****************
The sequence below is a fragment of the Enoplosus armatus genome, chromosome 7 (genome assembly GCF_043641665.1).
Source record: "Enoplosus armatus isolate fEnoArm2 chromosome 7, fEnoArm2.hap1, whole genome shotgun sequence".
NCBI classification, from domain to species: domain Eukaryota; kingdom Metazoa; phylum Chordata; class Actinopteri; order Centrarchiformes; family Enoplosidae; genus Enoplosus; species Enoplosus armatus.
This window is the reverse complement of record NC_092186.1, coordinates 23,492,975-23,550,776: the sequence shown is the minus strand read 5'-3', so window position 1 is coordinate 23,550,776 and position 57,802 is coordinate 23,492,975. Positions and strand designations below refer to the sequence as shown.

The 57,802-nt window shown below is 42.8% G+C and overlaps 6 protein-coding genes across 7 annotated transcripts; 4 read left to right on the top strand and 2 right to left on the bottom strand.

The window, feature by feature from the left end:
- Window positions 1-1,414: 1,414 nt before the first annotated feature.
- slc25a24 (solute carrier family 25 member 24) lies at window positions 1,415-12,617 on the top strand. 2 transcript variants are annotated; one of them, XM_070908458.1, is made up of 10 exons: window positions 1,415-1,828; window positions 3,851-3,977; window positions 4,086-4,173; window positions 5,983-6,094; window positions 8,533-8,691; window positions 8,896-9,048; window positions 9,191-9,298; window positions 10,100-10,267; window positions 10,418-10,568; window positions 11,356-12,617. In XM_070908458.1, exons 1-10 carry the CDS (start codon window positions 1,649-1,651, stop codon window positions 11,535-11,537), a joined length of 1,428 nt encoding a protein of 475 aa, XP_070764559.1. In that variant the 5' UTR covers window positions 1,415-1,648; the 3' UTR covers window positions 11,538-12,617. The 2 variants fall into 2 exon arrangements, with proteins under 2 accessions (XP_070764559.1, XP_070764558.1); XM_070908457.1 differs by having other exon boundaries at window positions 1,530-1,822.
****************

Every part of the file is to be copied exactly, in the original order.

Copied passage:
The sequence below is a fragment of the Enoplosus armatus genome, chromosome 7 (genome assembly GCF_043641665.1).
Source record: "Enoplosus armatus isolate fEnoArm2 chromosome 7, fEnoArm2.hap1, whole genome shotgun sequence".
NCBI classification, from domain to species: domain Eukaryota; kingdom Metazoa; phylum Chordata; class Actinopteri; order Centrarchiformes; family Enoplosidae; genus Enoplosus; species Enoplosus armatus.
This window is the reverse complement of record NC_092186.1, coordinates 23,492,975-23,550,776: the sequence shown is the minus strand read 5'-3', so window position 1 is coordinate 23,550,776 and position 57,802 is coordinate 23,492,975. Positions and strand designations below refer to the sequence as shown.

The 57,802-nt window shown below is 42.8% G+C and overlaps 6 protein-coding genes across 7 annotated transcripts; 4 read left to right on the top strand and 2 right to left on the bottom strand.

The window, feature by feature from the left end:
- Window positions 1-1,414: 1,414 nt before the first annotated feature.
- slc25a24 (solute carrier family 25 member 24) lies at window positions 1,415-12,617 on the top strand. 2 transcript variants are annotated; one of them, XM_070908458.1, is made up of 10 exons: window positions 1,415-1,828; window positions 3,851-3,977; window positions 4,086-4,173; window positions 5,983-6,094; window positions 8,533-8,691; window positions 8,896-9,048; window positions 9,191-9,298; window positions 10,100-10,267; window positions 10,418-10,568; window positions 11,356-12,617. In XM_070908458.1, exons 1-10 carry the CDS (start codon window positions 1,649-1,651, stop codon window positions 11,535-11,537), a joined length of 1,428 nt encoding a protein of 475 aa, XP_070764559.1. In that variant the 5' UTR covers window positions 1,415-1,648; the 3' UTR covers window positions 11,538-12,617. The 2 variants fall into 2 exon arrangements, with proteins under 2 accessions (XP_070764559.1, XP_070764558.1); XM_070908457.1 differs by having other exon boundaries at window positions 1,530-1,822.